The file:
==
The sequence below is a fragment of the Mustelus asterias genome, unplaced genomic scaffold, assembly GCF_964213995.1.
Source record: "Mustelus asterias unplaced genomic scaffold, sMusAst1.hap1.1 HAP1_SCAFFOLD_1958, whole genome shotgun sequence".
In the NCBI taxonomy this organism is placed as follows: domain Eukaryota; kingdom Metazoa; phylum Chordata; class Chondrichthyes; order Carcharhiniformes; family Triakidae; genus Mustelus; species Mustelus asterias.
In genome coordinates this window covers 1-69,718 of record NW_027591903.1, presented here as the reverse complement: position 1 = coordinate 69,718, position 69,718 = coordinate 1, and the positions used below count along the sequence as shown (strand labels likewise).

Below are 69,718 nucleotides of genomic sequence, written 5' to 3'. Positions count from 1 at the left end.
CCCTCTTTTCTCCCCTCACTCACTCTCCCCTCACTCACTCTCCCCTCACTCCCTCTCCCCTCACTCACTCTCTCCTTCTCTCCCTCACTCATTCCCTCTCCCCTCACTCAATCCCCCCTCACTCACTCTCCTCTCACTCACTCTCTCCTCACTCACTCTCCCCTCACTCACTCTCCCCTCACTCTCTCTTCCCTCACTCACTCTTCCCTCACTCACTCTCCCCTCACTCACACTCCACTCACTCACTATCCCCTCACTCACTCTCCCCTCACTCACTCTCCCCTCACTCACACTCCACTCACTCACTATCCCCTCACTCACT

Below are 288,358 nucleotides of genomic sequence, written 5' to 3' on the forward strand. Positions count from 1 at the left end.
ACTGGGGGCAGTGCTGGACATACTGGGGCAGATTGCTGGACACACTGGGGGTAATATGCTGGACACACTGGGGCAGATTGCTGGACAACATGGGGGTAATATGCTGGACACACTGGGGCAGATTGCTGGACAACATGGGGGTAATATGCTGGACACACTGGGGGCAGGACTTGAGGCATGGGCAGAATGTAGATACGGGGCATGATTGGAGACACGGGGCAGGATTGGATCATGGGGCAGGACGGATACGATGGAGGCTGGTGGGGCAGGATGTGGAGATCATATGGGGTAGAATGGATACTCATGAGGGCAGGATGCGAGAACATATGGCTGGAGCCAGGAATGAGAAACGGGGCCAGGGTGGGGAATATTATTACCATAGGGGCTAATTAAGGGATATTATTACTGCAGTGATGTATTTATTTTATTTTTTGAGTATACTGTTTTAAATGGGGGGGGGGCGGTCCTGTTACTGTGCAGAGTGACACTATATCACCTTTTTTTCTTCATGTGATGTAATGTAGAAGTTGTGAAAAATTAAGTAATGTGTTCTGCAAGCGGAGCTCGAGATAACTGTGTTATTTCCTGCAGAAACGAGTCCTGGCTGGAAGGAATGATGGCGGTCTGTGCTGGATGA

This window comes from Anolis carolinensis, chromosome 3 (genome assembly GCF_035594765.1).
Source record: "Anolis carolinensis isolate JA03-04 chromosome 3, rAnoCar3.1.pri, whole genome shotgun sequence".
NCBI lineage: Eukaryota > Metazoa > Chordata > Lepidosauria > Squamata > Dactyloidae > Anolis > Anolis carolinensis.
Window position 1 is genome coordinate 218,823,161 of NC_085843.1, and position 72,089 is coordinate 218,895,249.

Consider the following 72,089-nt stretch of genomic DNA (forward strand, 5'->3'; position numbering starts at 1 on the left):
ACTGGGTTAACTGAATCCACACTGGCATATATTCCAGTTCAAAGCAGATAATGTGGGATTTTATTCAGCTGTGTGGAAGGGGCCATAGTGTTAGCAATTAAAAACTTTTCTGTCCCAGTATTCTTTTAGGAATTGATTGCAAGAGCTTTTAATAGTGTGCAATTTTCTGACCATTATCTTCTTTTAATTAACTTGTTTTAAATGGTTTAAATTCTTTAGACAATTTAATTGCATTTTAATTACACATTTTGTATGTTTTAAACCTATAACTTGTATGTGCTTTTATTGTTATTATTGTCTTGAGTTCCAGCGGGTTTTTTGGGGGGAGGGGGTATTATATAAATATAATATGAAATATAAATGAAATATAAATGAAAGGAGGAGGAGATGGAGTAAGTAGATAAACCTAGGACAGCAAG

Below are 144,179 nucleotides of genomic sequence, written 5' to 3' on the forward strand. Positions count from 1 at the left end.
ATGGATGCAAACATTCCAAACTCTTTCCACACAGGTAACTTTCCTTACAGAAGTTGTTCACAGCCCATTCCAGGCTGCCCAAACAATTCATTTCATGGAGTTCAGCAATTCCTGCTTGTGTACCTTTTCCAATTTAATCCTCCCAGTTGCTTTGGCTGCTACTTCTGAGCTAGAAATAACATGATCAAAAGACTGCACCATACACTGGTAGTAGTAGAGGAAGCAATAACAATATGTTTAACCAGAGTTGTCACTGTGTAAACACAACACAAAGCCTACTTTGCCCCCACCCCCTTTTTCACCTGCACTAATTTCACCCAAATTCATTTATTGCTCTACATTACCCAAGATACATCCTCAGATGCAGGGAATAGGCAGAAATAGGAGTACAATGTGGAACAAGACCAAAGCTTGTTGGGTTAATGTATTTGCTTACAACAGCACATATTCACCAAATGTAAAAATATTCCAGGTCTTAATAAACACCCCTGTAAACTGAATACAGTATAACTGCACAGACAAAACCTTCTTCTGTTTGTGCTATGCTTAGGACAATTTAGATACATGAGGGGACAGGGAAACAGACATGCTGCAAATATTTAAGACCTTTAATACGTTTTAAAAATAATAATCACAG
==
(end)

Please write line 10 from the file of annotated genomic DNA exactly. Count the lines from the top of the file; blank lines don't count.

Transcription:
Source record: "Anolis carolinensis isolate JA03-04 chromosome 3, rAnoCar3.1.pri, whole genome shotgun sequence".